Much of this development *will* go on underutilized land. Well, underutilized from my perspective, anyway. Looking at the buildings to be razed along Addison, the only building I will miss will be the building with the Starbucks in it: a charming 3 story, brick building. Most of the rest? One story, unremarkable commercial buildings that aren't enhancing the neighborhood an iota (except for those looking for tickets on game days). And thankfully, the empty lot on sheffield/addison will be gone.

True, the buildings lining clark are well used and have that classic Chicago feel. But I wouldn't say that any individual building there is worth saving. None are remarkable, IMO.

Looking at the cost/benefit of the entire project: we lose some nice, well utilized buildings, but gain nearly an entire city block of densely built commercial, residential and hotel space, much of which is built on underutilized land in a prime, transit friendly location.

How a person could view the project as a net loss is beyond me...
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  #10016  
Old Posted May 14, 2010, 5:01 PM
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^Even if all of the proposed tenants make it into this development I'm guessing there's still enough space for at least a few of the existing businesses in the new building.

Quote:
Originally Posted by VivaLFuego View Post
Great, more taxpayer-subsidized land-banking on Wabash downtown. The building is a piece of crap and hardly worth saving, but better a dilapidated building with a crappy bar/restaurant space than a gravel lot.
I'm willing to wait. Years back Columbia earmarked that parcel for a campus center. This is just a conceptual design by VDTA but I'm expecting that an arts school + campus center = bold design.
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  #10017  
Old Posted May 14, 2010, 5:42 PM
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^ Here's hoping --- and you're right, in fairness Columbia showed with the Studio Gang film center that they are committed to good design in a way that Loyola, for example, isn't.

re: Wrigleyville, do we know the configuration of retail? How many retail spaces there will be, and will there be a healthy mix of different sizes to accomodate different types of business? As long as the Clark Street frontage is primarily devoted to restaurants and bars and any other liquor-serving establishments, and all other uses (e.g. the potential big box) are accessed from Addison, then Clark should be able to retain it's vibrancy and Addison would get an upgrade from its current character of block-long-curb-cut-through-cracked-narrow-sidewalk.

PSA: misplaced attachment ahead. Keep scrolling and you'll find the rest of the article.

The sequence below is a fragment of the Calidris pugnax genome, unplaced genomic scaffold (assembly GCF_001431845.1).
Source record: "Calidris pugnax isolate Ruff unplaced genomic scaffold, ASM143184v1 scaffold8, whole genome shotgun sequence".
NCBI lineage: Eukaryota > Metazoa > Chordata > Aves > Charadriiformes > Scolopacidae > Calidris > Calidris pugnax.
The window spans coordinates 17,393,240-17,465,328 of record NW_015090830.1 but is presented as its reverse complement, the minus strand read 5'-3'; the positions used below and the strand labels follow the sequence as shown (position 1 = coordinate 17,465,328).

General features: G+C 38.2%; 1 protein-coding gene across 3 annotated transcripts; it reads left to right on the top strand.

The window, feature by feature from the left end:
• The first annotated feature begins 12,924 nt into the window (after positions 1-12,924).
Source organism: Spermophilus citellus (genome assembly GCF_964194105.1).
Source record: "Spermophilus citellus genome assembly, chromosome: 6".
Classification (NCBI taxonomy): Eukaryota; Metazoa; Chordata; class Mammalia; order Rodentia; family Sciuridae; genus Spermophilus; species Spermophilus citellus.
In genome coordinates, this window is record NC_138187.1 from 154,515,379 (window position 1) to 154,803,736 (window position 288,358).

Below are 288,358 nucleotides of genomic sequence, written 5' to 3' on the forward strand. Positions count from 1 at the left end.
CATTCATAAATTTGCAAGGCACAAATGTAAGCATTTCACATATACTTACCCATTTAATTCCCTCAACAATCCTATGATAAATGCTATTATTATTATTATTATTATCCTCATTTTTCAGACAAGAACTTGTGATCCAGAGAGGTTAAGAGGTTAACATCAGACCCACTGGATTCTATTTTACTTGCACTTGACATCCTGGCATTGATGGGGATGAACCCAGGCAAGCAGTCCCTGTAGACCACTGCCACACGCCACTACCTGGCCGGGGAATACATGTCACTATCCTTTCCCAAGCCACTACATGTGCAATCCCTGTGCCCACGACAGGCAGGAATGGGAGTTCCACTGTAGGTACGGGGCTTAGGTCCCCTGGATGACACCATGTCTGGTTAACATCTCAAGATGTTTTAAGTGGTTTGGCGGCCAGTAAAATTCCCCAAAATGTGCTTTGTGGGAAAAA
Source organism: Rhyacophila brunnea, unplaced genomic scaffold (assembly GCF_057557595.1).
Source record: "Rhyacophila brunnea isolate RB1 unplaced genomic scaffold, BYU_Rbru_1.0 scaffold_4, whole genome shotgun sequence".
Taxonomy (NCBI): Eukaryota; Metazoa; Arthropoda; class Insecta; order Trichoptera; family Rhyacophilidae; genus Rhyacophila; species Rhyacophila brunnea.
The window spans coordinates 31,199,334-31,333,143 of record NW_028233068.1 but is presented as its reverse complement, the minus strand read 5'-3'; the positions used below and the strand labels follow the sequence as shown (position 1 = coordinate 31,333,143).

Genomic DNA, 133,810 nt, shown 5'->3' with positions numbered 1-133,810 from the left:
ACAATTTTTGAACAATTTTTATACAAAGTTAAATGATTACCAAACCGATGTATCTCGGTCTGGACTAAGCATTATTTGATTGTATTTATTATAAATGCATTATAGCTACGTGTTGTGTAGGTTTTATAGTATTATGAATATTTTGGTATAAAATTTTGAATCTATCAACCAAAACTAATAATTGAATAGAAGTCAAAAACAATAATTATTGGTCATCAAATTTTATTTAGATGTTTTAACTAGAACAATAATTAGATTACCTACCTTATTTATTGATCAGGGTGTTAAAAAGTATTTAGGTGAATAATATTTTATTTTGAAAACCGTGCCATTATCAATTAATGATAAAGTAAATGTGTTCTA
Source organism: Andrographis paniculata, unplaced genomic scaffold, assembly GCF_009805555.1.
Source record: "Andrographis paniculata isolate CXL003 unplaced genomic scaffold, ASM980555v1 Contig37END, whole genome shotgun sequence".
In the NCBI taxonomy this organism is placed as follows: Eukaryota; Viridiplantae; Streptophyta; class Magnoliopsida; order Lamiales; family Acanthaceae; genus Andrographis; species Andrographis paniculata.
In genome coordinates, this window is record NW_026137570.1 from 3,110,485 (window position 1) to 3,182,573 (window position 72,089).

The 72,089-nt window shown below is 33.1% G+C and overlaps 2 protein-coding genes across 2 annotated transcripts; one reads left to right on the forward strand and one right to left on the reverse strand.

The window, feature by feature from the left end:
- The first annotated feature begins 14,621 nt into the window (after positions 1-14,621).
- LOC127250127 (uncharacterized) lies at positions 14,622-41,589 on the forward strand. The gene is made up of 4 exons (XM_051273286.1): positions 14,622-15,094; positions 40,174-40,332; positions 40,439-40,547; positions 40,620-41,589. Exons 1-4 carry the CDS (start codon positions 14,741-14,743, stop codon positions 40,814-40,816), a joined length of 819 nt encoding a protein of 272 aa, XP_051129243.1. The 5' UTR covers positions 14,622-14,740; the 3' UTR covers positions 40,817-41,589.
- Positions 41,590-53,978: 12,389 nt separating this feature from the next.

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  #10018  
Old Posted May 14, 2010, 5:57 PM
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Originally Posted by Marcu View Post
iO will likely move into the now defunct Lakeshore Theatre building. Bar Louie and Goose Island are both sufficiently corporate and high end enough to rent in the newly built building. The diner is done.
I was told by one of the instructors at iO that the new development will include an upgraded theater and classroom spaces for them.

This was over a year ago, before the redesign, I don't know if that's still in the plans or not.
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  #10019  
Old Posted May 14, 2010, 6:01 PM
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Originally Posted by VivaLFuego View Post
^ Here's hoping --- and you're right, in fairness Columbia showed with the Studio Gang film center that they are committed to good design in a way that Loyola, for example, isn't.

re: Wrigleyville, do we know the configuration of retail? How many retail spaces there will be, and will there be a healthy mix of different sizes to accomodate different types of business? As long as the Clark Street frontage is primarily devoted to restaurants and bars and any other liquor-serving establishments, and all other uses (e.g. the potential big box) are accessed from Addison, then Clark should be able to retain it's vibrancy and Addison would get an upgrade from its current character of block-long-curb-cut-through-cracked-narrow-sidewalk.
The larger retail spaces are all on the 2nd level (access off Addison) with the spaces at ground level on Clark/Addison being in the 4,000-8,000 sq ft range to specifically appeal to bars and restaurants.
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  #10020  
Old Posted May 14, 2010, 6:48 PM
OrdoSeclorum OrdoSeclorum is offline
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It's too bad we're losing the Red Ivy building--that's got some charm--and I wish the development was a bit taller, but on the whole I'm fairly happy with the development. That 7-eleven at Sheffield and Addision, the parking lot to the west and those one-story cinder block T-shirt shops along Addison are a blight, especially in such a prominent location. It's not perfect, but it's a big improvement on balance. Plus, we also lose those hideous billboards!